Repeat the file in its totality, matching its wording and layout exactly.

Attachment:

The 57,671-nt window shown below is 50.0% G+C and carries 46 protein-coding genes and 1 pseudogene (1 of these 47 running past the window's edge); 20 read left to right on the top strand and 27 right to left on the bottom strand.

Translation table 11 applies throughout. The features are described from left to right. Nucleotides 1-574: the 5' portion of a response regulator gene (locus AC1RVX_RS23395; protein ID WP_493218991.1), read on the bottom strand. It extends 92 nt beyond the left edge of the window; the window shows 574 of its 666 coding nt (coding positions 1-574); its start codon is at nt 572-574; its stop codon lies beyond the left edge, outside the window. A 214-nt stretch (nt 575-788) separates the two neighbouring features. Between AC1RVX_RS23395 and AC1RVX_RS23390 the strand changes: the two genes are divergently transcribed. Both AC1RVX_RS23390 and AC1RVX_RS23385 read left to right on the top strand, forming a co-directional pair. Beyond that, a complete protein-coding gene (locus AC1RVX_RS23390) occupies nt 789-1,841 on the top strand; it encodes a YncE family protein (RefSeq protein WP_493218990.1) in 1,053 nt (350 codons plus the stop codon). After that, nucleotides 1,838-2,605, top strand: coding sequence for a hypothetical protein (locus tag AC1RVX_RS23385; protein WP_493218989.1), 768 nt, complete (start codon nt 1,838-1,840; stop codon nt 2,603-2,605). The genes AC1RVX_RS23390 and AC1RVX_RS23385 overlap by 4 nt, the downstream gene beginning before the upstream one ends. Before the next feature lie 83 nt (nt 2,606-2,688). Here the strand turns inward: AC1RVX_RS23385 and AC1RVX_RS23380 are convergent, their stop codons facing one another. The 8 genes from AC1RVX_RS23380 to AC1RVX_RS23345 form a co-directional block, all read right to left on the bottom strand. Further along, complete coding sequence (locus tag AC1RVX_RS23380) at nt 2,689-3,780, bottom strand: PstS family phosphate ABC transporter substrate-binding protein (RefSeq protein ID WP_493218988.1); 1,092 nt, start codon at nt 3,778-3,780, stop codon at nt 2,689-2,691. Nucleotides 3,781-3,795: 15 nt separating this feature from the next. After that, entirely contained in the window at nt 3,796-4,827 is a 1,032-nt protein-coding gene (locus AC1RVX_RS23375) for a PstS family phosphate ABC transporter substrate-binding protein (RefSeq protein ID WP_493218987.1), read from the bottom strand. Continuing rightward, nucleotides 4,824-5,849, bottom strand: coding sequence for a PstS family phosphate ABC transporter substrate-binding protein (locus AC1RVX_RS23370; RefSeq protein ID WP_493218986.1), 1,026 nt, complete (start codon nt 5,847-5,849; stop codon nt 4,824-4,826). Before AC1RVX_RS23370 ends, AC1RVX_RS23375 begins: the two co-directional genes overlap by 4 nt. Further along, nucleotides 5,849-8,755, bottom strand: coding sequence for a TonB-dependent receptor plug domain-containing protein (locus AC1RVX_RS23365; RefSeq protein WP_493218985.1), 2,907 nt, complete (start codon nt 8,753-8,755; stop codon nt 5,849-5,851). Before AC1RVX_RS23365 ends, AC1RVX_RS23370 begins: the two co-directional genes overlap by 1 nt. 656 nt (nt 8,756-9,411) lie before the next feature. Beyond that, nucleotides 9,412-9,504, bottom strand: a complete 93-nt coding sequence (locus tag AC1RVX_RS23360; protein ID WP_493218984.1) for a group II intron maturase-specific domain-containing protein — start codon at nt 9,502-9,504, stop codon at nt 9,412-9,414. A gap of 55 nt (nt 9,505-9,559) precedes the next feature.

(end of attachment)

The 57,671-nt window shown below is 50.0% G+C and carries 46 protein-coding genes and 1 pseudogene (1 of these 47 running past the window's edge); 20 read left to right on the top strand and 27 right to left on the bottom strand.

Translation table 11 applies throughout. The features are described from left to right. Nucleotides 1-574: the 5' portion of a response regulator gene (locus AC1RVX_RS23395; protein ID WP_493218991.1), read on the bottom strand. It extends 92 nt beyond the left edge of the window; the window shows 574 of its 666 coding nt (coding positions 1-574); its start codon is at nt 572-574; its stop codon lies beyond the left edge, outside the window. A 214-nt stretch (nt 575-788) separates the two neighbouring features. Between AC1RVX_RS23395 and AC1RVX_RS23390 the strand changes: the two genes are divergently transcribed. Both AC1RVX_RS23390 and AC1RVX_RS23385 read left to right on the top strand, forming a co-directional pair. Beyond that, a complete protein-coding gene (locus AC1RVX_RS23390) occupies nt 789-1,841 on the top strand; it encodes a YncE family protein (RefSeq protein WP_493218990.1) in 1,053 nt (350 codons plus the stop codon). After that, nucleotides 1,838-2,605, top strand: coding sequence for a hypothetical protein (locus tag AC1RVX_RS23385; protein WP_493218989.1), 768 nt, complete (start codon nt 1,838-1,840; stop codon nt 2,603-2,605). The genes AC1RVX_RS23390 and AC1RVX_RS23385 overlap by 4 nt, the downstream gene beginning before the upstream one ends. Before the next feature lie 83 nt (nt 2,606-2,688). Here the strand turns inward: AC1RVX_RS23385 and AC1RVX_RS23380 are convergent, their stop codons facing one another. The 8 genes from AC1RVX_RS23380 to AC1RVX_RS23345 form a co-directional block, all read right to left on the bottom strand. Further along, complete coding sequence (locus tag AC1RVX_RS23380) at nt 2,689-3,780, bottom strand: PstS family phosphate ABC transporter substrate-binding protein (RefSeq protein ID WP_493218988.1); 1,092 nt, start codon at nt 3,778-3,780, stop codon at nt 2,689-2,691. Nucleotides 3,781-3,795: 15 nt separating this feature from the next. After that, entirely contained in the window at nt 3,796-4,827 is a 1,032-nt protein-coding gene (locus AC1RVX_RS23375) for a PstS family phosphate ABC transporter substrate-binding protein (RefSeq protein ID WP_493218987.1), read from the bottom strand. Continuing rightward, nucleotides 4,824-5,849, bottom strand: coding sequence for a PstS family phosphate ABC transporter substrate-binding protein (locus AC1RVX_RS23370; RefSeq protein ID WP_493218986.1), 1,026 nt, complete (start codon nt 5,847-5,849; stop codon nt 4,824-4,826). Before AC1RVX_RS23370 ends, AC1RVX_RS23375 begins: the two co-directional genes overlap by 4 nt. Further along, nucleotides 5,849-8,755, bottom strand: coding sequence for a TonB-dependent receptor plug domain-containing protein (locus AC1RVX_RS23365; RefSeq protein WP_493218985.1), 2,907 nt, complete (start codon nt 8,753-8,755; stop codon nt 5,849-5,851). Before AC1RVX_RS23365 ends, AC1RVX_RS23370 begins: the two co-directional genes overlap by 1 nt. 656 nt (nt 8,756-9,411) lie before the next feature. Beyond that, nucleotides 9,412-9,504, bottom strand: a complete 93-nt coding sequence (locus tag AC1RVX_RS23360; protein ID WP_493218984.1) for a group II intron maturase-specific domain-containing protein — start codon at nt 9,502-9,504, stop codon at nt 9,412-9,414. A gap of 55 nt (nt 9,505-9,559) precedes the next feature.